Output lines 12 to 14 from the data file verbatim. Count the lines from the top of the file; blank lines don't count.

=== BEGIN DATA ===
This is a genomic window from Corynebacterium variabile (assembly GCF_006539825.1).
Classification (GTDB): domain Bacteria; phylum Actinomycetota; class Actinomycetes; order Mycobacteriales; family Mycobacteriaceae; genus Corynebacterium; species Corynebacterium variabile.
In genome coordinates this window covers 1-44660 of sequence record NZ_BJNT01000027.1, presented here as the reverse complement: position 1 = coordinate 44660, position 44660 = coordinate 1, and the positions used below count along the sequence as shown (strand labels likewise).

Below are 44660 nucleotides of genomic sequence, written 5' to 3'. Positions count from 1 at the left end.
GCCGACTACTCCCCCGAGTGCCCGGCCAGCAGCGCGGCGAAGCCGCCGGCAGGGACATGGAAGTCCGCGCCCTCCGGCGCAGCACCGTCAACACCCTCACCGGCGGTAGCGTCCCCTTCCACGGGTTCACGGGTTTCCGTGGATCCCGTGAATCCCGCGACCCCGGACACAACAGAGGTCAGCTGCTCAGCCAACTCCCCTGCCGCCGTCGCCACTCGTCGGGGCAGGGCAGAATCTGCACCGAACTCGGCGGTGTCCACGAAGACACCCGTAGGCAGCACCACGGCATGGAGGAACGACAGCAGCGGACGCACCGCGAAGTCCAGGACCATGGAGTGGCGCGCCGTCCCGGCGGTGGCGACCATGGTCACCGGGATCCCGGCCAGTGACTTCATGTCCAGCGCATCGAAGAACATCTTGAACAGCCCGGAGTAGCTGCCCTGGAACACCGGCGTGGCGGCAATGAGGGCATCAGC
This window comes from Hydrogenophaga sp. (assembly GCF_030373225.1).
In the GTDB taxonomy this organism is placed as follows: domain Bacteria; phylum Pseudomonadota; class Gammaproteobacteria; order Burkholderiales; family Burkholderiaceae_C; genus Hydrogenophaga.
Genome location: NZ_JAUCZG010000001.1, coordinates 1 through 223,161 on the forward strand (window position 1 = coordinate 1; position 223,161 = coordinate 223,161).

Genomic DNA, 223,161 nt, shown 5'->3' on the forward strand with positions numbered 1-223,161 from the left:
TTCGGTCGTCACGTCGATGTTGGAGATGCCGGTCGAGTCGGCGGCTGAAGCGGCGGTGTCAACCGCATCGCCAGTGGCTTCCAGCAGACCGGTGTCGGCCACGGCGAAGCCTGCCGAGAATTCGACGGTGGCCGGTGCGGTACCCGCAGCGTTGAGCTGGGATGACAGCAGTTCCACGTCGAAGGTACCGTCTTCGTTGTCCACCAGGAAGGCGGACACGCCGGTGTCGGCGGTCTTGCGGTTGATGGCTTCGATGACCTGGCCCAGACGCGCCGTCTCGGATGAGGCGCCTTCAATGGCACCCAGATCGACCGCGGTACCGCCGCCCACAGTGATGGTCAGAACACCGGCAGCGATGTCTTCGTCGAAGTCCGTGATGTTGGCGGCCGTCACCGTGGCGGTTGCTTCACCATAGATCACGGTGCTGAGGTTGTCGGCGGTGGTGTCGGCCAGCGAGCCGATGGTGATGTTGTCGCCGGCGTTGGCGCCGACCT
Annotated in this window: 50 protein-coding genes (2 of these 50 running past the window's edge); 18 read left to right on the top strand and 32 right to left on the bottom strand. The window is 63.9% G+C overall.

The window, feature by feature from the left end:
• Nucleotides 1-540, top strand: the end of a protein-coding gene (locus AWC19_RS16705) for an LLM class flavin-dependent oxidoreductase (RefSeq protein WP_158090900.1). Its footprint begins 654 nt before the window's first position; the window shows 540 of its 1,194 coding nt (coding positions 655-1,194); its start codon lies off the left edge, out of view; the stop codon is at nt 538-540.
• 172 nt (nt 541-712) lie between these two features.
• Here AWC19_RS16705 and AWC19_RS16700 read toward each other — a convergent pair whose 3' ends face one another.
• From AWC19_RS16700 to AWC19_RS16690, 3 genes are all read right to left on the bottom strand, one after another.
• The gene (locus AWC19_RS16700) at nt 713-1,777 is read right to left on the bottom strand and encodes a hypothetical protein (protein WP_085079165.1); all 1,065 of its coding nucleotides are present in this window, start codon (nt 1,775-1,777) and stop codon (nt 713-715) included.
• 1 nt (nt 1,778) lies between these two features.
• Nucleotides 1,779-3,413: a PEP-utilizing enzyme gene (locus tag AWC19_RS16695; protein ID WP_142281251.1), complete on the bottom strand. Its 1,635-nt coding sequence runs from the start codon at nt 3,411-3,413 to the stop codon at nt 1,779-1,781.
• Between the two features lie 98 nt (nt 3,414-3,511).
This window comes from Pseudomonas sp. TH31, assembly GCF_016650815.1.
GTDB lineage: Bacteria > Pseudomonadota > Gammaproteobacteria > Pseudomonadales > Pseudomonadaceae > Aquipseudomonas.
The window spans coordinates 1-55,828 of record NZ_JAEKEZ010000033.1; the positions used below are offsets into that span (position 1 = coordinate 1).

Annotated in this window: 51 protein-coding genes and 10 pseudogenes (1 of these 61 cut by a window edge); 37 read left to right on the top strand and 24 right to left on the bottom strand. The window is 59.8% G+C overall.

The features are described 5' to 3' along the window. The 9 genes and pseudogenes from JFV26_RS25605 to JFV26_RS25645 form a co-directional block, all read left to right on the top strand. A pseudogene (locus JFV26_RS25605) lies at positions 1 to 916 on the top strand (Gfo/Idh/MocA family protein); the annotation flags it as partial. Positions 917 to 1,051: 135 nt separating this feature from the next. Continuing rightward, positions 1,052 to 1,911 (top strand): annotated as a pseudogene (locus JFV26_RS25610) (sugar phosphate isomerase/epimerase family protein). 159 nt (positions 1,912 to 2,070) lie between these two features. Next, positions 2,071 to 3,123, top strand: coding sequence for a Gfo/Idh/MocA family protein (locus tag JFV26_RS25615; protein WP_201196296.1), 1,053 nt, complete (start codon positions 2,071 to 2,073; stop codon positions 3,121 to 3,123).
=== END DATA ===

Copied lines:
The window, feature by feature from the left end:
• Nucleotides 1-540, top strand: the end of a protein-coding gene (locus AWC19_RS16705) for an LLM class flavin-dependent oxidoreductase (RefSeq protein WP_158090900.1). Its footprint begins 654 nt before the window's first position; the window shows 540 of its 1,194 coding nt (coding positions 655-1,194); its start codon lies off the left edge, out of view; the stop codon is at nt 538-540.
• 172 nt (nt 541-712) lie between these two features.